manager of the company's Portland stations since 1965, became
president and CEO.
By the 1970s and 1980s, KING-TV was the flagship of a growing
regional media empire, which at various times included ventures in
publishing, moviemaking, cable television and even various timber
assets in the Far East
KING-TV was a pioneer in diversity in the newsroom. In 1972,
KING-TV broke new ground by appointing Jean Enersen as an evening
news anchor. According to the Washington Post, Enersen was the
first permanent female evening news anchor in the country.
In addition, KING-TV also appointed
Seattle's first African-American evening news anchor, John Raye,
who co-anchored with Enersen for several years in the
During this time, the KING-TV news department was also a launching
pad for several network news reporters, including CNN's Aaron Brown
, CBS Early Show
Hattie Kauffman and NBC correspondent James Hattori. Future
meteorologist and author Jeff Renner
joined KING-TV in 1977.
KING was also a pioneer in starting new types of newscasts. In
1979, KING programmed the first early morning newscast in Western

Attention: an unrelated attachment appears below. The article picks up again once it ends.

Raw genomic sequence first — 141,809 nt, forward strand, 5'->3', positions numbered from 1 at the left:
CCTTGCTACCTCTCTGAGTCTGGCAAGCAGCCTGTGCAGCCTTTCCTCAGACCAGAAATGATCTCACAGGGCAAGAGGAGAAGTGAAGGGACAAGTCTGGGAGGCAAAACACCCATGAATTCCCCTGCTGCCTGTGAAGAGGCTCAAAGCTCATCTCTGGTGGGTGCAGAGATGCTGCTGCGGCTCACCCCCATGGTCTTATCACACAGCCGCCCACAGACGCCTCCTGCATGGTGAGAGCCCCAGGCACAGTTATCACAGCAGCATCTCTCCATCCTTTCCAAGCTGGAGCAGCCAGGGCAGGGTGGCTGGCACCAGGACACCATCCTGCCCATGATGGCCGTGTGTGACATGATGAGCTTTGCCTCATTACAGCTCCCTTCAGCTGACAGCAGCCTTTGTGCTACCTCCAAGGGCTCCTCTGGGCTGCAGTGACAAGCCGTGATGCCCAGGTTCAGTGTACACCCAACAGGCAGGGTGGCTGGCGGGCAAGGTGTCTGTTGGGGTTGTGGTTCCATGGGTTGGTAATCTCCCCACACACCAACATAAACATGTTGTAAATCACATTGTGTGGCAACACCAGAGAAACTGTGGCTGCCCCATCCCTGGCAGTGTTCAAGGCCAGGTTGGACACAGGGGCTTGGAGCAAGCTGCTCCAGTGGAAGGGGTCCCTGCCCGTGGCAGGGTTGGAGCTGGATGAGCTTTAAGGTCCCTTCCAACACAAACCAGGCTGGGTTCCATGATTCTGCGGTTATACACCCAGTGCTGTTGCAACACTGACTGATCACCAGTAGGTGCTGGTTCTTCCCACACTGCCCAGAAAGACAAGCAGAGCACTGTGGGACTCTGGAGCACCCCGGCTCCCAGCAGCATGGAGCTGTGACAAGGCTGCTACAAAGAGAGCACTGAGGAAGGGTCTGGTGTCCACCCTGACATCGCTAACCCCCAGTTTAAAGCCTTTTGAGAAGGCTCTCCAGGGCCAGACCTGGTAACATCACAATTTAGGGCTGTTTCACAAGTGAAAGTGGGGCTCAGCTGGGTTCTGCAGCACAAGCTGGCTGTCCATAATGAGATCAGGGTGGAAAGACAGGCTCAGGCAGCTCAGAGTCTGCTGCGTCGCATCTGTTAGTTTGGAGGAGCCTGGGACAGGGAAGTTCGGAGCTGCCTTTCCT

Washington at 6:30am with Don Madsen (news anchor) and Larry Schick
(weather). Don Madsen was well-known for coming in at 11:30pm and
working all night long to prepare this early morning newscast. The
"KING 5 Morning News" became very popular with Western Washington
viewers as well as viewers throughout British Columbia. In 1984,
KING pioneered "Top Story" at 6:30pm with Mike James and Lori
Matsukawa. Top Story, a local version of Nightline, focused
primarily on the top news story of the day with in-depth reporting
and interviews. Despite efforts to produce a high-quality newscast,
Top Story never fully caught on and was cancelled in 1988.
Locally produced programming included Seattle Today (known as
Telescope before that hosted by Howard Hall), a midmorning talk
show hosted by Cliff Lenz, Shirley Hudson, later Susan Michaels,
Colby Chester; Seattle Tonight,
hosted by Ross McGowan and later Dick Klinger, Almost Live!
, a Saturday night talk and
sketch-comedy program originally starring Ross Shafer
; and a local Evening Magazine